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O Christmas Tree

The search for the perfect Christmas tree…

As Thanksgiving gratitude gives way to holiday cheer, for many people it also marks the start of the season for a time-honored tradition: the Christmas tree. Choosing the right tree depends on a number of factors, from ecological impacts to longevity to personal preference. But, in general, Christmas trees are most often obtained by visiting a tree lot, pulling the fake tree out of the garage, purchasing a potted tree or heading out to a national forest with a permit. There are even living trees you can rent – an option that many eco-minded shoppers have adopted in recent years. And while various types of firs are generally regarded as the “typical” Christmas tree, other popular species include spruces, cypress and pine trees. “I just like a tree that’s open and lets me hang ornaments,” says Tim O’Connor, executive director of the National Christmas Tree Association.

According to that association, the history of the Christmas tree begins in Europe. The first recorded tree was decorated in Riga, Latvia, and by 1531, the practice had spread through retail lots in Germany and western Europe. The English brought the Christmas tree to America during the Revolutionary War, and President Franklin Pierce introduced the first Christmas tree to the White House in 1856.

These days, Christmas tree farms dot the country, including several in Northern California. In recent years, there’s been a move toward smaller, more personalized farms. “It’s kind of gone to two extremes, because scale is important to make the business pencil,” O’Connor notes. “Larger farms have to sell more trees to afford expensive equipment, while smaller farms tend to do more specialized breeding.”

Some Christmas tree farms in Northern California present the consumer with a way to have a real tree without killing it by requiring the consumer to leave the bottom third of the tree intact, so the tree will grow back in five to eight years. Essentially, it’s “pruning” the tree rather than killing it. In fact, it’s not uncommon to see trees at farms that have been “pruned” three or four times over the years. That way, one tree can generate multiple Christmas trees during the course of its life.

Not only are Christmas trees big business, but they can be highly competitive. Some of the biggest honors in the Christmas tree world play out on the national stage. The National Christmas Tree Association hosts an annual competition across all 50 states, where the winning tree is presented to the First Lady and the White House, and the runner-up goes to the Vice President. A second national Christmas Tree competition that has touched close to home in Siskiyou and Plumas counties, and that’s the Christmas tree selected for the U.S. Capitol building, also known as “The People’s Tree.” Selected each year by the U.S. Forest Service, the tradition dates back to 1970 when the Capitol architect asked the Forest Service to provide a Christmas tree. A different national forest has been chosen each year to supply the tree.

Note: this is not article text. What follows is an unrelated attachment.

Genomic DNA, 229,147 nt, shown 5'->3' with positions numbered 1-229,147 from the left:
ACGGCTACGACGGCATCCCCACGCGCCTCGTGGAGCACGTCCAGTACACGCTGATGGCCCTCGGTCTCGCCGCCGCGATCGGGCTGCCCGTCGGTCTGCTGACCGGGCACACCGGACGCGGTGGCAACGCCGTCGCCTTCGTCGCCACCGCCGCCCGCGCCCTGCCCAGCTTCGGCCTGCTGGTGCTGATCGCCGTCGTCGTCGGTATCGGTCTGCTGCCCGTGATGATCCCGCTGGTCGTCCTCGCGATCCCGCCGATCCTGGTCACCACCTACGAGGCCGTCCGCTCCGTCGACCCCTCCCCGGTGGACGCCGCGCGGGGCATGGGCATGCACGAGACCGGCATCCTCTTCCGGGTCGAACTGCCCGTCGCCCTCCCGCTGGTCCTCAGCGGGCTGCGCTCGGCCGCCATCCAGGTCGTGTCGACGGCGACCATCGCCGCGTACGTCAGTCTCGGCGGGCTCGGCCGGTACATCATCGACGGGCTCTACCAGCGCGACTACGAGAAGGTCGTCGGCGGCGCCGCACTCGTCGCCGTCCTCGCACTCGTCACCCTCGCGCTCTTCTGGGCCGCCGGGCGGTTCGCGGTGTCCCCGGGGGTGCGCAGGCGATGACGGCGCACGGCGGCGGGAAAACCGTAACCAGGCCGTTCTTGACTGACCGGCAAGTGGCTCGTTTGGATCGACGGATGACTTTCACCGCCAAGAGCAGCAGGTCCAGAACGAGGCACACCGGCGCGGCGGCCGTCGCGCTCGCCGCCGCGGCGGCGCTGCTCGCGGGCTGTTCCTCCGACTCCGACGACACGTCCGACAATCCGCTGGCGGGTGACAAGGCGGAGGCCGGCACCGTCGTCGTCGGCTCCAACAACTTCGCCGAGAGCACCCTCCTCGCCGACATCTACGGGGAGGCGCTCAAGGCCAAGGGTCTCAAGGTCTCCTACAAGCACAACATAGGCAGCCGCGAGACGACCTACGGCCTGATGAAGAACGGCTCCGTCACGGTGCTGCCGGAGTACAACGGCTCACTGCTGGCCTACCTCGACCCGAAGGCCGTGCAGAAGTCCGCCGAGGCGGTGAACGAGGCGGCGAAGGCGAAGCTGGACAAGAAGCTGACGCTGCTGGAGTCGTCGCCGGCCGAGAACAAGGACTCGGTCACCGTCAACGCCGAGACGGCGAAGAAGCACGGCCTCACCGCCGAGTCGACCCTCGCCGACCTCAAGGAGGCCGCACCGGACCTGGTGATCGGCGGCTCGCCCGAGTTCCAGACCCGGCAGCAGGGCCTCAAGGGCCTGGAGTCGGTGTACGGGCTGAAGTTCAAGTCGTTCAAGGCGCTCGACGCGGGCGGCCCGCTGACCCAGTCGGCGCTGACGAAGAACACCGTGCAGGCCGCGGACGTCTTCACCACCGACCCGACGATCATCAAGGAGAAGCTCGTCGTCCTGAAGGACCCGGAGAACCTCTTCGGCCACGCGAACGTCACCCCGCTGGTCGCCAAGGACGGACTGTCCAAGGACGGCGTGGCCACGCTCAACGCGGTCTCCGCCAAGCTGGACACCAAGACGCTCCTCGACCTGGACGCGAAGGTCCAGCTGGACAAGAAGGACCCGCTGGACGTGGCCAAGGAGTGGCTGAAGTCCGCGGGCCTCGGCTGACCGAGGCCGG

Since 1970, only two trees have been selected from far Northern California – a Douglas Fir from Plumas National Forest in 1995 and a Shasta Red Fir from the Klamath National Forest in 1986. The tree in 1986 also happened to be the first to come from west of the Mississippi, and was honored with its own postmark at the time in Dorris, Calif. “I was there,” says Bill Reynolds, who worked for the Forest Service and helped select the tree in 1986. After having to scout four options, the ultimate choice for the winning tree was left to a representative from Washington. “The trees had to be in a spot you could easily access with the truck, and he picked one right there on the road between Tennant and Medicine Lake. They came, loaded it up on a truck and took it to Washington.” Reynolds thinks there’s a good reason they went with a Red Shasta Fir. “People call it a silvertip because their tips are kind of a blue-grey. They also hold their needles better than a lot of trees because once they get a freeze, they kind of set in there.”

No matter what choice you make about a tree this season, it’s the memories made around it that truly makes it special.

About Megan Peterson

Megan is a Chico native who lives in Etna. For nearly two decades she’s written, produced and pitched content for a variety of television networks, including the Travel Channel, National Geographic and Discovery. She works at Discover Siskiyou and considers Siskiyou her muse.

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